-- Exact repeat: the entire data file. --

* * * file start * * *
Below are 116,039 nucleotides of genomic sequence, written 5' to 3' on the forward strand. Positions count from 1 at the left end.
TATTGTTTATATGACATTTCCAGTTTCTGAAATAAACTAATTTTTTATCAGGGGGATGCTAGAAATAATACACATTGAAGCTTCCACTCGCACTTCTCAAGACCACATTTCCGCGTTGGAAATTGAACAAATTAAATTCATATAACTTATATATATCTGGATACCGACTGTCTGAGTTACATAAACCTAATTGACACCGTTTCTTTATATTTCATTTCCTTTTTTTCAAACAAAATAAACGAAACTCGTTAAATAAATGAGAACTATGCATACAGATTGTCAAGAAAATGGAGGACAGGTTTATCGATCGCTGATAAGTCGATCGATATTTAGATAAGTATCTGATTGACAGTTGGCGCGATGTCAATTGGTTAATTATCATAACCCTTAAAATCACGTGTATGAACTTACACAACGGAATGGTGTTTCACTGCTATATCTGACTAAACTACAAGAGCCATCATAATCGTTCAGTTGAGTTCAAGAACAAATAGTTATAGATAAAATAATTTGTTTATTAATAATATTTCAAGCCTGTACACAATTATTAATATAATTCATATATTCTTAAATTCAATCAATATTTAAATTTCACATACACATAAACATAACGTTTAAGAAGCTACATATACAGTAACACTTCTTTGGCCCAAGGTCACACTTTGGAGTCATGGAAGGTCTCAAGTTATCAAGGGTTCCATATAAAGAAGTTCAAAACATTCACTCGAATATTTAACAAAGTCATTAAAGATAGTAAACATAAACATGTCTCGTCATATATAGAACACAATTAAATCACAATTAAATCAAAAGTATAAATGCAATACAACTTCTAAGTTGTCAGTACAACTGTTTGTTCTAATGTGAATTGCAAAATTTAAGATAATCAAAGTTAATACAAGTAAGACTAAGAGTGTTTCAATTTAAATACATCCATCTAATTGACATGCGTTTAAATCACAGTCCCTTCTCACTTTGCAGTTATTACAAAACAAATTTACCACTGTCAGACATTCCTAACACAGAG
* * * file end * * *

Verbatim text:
Below are 116,039 nucleotides of genomic sequence, written 5' to 3' on the forward strand. Positions count from 1 at the left end.
TATTGTTTATATGACATTTCCAGTTTCTGAAATAAACTAATTTTTTATCAGGGGGATGCTAGAAATAATACACATTGAAGCTTCCACTCGCACTTCTCAAGACCACATTTCCGCGTTGGAAATTGAACAAATTAAATTCATATAACTTATATATATCTGGATACCGACTGTCTGAGTTACATAAACCTAATTGACACCGTTTCTTTATATTTCATTTCCTTTTTTTCAAACAAAATAAACGAAACTCGTTAAATAAATGAGAACTATGCATACAGATTGTCAAGAAAATGGAGGACAGGTTTATCGATCGCTGATAAGTCGATCGATATTTAGATAAGTATCTGATTGACAGTTGGCGCGATGTCAATTGGTTAATTATCATAACCCTTAAAATCACGTGTATGAACTTACACAACGGAATGGTGTTTCACTGCTATATCTGACTAAACTACAAGAGCCATCATAATCGTTCAGTTGAGTTCAAGAACAAATAGTTATAGATAAAATAATTTGTTTATTAATAATATTTCAAGCCTGTACACAATTATTAATATAATTCATATATTCTTAAATTCAATCAATATTTAAATTTCACATACACATAAACATAACGTTTAAGAAGCTACATATACAGTAACACTTCTTTGGCCCAAGGTCACACTTTGGAGTCATGGAAGGTCTCAAGTTATCAAGGGTTCCATATAAAGAAGTTCAAAACATTCACTCGAATATTTAACAAAGTCATTAAAGATAGTAAACATAAACATGTCTCGTCATATATAGAACACAATTAAATCACAATTAAATCAAAAGTATAAATGCAATACAACTTCTAAGTTGTCAGTACAACTGTTTGTTCTAATGTGAATTGCAAAATTTAAGATAATCAAAGTTAATACAAGTAAGACTAAGAGTGTTTCAATTTAAATACATCCATCTAATTGACATGCGTTTAAATCACAGTCCCTTCTCACTTTGCAGTTATTACAAAACAAATTTACCACTGTCAGACATTCCTAACACAGAG